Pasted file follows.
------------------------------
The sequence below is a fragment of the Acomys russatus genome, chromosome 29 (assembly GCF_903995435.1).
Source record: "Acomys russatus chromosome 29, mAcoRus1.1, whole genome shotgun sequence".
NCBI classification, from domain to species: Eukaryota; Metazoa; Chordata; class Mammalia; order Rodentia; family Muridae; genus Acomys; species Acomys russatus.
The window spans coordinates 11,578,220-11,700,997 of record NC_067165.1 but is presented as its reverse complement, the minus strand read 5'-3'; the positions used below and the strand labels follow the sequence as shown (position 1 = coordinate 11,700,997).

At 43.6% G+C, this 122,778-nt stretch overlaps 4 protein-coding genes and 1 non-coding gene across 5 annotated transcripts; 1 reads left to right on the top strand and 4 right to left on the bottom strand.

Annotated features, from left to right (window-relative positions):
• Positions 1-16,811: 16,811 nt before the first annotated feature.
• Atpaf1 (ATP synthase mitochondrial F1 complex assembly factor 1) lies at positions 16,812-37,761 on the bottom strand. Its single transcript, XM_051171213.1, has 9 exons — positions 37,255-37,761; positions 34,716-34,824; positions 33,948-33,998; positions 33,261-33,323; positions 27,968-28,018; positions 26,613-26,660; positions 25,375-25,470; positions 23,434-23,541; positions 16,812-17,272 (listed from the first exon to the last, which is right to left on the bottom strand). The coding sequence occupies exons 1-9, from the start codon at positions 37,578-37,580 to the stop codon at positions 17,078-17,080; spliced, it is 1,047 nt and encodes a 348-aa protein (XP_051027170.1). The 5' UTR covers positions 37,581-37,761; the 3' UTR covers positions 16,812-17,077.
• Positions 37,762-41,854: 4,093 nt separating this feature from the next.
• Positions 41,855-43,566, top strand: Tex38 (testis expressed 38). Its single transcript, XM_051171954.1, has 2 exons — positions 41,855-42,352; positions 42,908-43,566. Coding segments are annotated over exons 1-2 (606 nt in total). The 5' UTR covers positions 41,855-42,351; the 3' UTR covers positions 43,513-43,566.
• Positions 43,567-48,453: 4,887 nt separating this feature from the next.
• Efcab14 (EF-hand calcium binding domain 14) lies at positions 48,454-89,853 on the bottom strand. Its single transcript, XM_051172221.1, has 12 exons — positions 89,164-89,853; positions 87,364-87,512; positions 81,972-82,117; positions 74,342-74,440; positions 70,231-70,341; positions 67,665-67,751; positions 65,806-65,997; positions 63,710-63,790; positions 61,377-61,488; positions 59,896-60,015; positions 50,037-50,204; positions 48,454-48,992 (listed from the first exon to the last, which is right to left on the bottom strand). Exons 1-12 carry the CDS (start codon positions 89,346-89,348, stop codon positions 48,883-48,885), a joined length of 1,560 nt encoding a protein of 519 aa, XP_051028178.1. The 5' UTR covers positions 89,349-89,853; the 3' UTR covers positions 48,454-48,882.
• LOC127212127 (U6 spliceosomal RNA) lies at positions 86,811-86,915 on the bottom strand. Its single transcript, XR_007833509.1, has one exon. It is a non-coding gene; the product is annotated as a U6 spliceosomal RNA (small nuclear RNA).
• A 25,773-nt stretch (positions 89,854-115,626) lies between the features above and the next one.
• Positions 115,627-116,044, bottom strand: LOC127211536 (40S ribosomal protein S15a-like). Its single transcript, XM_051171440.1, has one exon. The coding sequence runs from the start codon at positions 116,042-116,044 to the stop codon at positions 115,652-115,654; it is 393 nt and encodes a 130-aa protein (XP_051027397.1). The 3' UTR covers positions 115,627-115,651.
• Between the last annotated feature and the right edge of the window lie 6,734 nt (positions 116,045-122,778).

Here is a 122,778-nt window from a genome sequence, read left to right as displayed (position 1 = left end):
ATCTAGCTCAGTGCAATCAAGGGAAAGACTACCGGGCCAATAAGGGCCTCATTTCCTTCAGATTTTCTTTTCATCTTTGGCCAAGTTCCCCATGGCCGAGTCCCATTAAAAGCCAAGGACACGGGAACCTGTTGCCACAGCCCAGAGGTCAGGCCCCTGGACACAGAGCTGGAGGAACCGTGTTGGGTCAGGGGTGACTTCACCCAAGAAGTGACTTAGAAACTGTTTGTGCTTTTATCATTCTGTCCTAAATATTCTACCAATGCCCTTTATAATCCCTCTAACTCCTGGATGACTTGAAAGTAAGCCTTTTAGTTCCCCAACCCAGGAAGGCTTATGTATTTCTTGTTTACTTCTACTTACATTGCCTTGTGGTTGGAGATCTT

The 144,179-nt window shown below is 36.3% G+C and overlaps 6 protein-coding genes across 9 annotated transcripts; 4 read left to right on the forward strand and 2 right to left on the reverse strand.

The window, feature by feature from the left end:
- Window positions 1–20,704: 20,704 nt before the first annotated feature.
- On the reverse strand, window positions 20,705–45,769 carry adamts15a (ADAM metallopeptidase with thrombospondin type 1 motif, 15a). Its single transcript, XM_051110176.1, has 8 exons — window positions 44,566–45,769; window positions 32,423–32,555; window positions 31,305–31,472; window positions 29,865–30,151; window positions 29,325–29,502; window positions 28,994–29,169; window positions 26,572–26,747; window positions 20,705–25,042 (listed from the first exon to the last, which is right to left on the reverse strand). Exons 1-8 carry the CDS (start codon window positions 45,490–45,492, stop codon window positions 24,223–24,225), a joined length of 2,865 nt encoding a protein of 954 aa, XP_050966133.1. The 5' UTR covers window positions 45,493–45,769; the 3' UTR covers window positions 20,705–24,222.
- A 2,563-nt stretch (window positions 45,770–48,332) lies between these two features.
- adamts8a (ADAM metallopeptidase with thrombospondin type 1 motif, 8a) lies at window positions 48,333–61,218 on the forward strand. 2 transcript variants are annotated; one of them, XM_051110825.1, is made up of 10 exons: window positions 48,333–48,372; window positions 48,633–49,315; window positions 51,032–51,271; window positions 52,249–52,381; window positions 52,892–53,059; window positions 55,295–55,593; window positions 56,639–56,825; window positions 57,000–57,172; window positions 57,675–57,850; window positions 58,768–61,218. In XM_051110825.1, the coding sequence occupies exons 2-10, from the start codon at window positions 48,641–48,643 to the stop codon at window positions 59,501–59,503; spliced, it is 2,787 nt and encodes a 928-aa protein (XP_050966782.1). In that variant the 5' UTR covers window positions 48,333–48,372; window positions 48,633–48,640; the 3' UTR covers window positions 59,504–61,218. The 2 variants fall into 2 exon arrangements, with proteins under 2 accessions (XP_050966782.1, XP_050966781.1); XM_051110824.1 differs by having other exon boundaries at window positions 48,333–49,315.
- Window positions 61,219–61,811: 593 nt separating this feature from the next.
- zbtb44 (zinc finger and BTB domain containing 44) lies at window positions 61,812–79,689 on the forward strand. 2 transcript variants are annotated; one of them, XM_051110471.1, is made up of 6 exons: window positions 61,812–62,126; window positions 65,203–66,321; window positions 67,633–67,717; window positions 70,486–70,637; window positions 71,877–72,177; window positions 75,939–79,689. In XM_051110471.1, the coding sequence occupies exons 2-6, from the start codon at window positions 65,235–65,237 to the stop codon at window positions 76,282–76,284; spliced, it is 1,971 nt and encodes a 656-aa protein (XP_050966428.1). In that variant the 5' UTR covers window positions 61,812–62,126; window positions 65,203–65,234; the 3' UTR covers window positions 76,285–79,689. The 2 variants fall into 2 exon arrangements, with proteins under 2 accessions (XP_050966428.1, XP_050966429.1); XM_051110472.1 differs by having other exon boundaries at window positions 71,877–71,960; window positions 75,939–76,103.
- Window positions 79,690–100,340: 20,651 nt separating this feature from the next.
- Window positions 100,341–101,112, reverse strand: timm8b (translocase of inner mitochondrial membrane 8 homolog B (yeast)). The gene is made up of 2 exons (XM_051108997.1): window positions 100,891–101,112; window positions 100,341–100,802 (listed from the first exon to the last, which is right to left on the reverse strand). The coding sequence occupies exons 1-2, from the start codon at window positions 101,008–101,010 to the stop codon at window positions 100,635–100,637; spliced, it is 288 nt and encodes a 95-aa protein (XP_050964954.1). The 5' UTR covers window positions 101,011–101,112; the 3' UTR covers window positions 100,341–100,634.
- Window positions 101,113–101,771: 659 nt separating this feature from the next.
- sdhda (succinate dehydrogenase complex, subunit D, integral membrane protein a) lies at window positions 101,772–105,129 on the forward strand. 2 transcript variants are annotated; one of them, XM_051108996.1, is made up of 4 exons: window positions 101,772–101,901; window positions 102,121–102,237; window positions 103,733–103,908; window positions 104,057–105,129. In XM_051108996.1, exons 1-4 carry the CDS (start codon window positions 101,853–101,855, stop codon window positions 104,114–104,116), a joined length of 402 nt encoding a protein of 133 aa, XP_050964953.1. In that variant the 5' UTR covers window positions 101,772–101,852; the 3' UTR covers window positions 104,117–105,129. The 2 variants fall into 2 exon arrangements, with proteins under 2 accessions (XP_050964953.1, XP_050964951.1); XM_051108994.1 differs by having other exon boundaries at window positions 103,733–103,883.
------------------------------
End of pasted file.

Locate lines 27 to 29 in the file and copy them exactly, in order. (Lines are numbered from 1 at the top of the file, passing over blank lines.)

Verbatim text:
- Window positions 79,690–100,340: 20,651 nt separating this feature from the next.
- Window positions 100,341–101,112, reverse strand: timm8b (translocase of inner mitochondrial membrane 8 homolog B (yeast)). The gene is made up of 2 exons (XM_051108997.1): window positions 100,891–101,112; window positions 100,341–100,802 (listed from the first exon to the last, which is right to left on the reverse strand). The coding sequence occupies exons 1-2, from the start codon at window positions 101,008–101,010 to the stop codon at window positions 100,635–100,637; spliced, it is 288 nt and encodes a 95-aa protein (XP_050964954.1). The 5' UTR covers window positions 101,011–101,112; the 3' UTR covers window positions 100,341–100,634.
- Window positions 101,113–101,771: 659 nt separating this feature from the next.